NZ on track for predator-free targets
A new report is giving hope to conservationists hoping to stem New Zealand’s biodiversity crisis
It’s been five years since the Government launched its ambitious goal of ridding the country of rats, possums, and mustelids by 2050.
The programme aimed to move from piecemeal local projects to a strategic nationwide approach for eradicating the three worst offenders to our biodiversity.
Five years on, the programme is taking stock and reflecting in its first progress report, released at a summit in Wellington last week.
The report shows good progress on five of the seven goals the plan set to achieve by 2025, with one not likely to be achieved in that timeframe and the other not having enough data.
The past five years have also seen the start of 19 landscape-scale predator eradication projects, with six more currently in the planning stages.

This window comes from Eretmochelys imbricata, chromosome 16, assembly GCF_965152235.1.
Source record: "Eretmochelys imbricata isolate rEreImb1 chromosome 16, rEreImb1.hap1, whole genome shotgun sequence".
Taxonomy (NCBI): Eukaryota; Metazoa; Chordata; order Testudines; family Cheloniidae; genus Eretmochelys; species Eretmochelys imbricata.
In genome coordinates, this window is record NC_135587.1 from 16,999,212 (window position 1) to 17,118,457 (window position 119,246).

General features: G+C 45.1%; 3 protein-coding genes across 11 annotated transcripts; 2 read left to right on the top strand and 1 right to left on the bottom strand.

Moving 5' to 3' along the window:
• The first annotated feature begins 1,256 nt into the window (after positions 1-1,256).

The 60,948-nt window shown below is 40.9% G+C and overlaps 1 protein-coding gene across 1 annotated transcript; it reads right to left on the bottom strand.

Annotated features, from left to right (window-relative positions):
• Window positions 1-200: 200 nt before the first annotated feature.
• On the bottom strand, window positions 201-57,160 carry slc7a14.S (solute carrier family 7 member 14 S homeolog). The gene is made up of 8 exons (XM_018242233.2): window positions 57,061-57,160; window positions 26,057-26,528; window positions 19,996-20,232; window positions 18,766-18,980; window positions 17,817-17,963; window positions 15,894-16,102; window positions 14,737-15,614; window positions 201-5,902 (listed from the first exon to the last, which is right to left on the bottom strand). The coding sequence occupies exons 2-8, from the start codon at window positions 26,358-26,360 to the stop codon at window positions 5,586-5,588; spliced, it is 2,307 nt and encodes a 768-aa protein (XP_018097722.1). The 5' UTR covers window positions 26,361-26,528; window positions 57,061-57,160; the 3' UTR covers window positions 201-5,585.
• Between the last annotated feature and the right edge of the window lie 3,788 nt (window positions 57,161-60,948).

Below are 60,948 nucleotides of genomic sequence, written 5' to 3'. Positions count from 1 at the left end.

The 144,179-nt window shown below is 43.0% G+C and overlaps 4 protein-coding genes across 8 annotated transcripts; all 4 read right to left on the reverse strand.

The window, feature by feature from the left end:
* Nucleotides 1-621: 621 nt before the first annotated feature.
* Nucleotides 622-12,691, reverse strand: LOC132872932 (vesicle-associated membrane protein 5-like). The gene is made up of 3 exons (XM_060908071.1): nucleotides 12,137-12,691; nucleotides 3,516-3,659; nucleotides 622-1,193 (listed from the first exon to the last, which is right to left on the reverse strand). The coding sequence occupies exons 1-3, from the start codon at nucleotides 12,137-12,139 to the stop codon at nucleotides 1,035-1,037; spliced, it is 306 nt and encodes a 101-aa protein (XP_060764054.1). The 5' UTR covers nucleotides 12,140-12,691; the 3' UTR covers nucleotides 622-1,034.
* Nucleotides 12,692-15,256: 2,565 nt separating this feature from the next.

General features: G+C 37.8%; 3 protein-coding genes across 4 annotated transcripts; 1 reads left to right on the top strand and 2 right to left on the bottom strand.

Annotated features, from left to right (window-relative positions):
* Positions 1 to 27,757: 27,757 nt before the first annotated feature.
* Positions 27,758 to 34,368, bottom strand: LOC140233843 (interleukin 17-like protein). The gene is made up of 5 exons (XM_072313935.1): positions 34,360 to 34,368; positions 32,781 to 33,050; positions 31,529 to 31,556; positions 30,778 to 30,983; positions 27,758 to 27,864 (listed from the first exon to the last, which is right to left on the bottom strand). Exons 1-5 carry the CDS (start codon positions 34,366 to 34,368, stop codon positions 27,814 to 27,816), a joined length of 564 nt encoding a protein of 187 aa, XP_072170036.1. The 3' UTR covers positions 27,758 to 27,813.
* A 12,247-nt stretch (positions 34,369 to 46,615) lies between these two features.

These include projects across the country covering areas from Whangārei, to Waiheke, to Aoraki/Mt Cook. Some deal with urban landscape such as Predator Free Dunedin, while others like Pest Free Banks Peninsula include farm land.
One of the first to be funded was Taranaki Mounga, a project to secure 34,000 hectares of Taranaki mountain, ranges and islands from pests.
Director Jan Hania says the project aims to be a model for how pest eradication can work on a large scale.
“We want to be an example of what’s possible,” says Hania.
“This is more than just a conservation project, this is about people connecting with our land.”
Read the full Newsroom article here.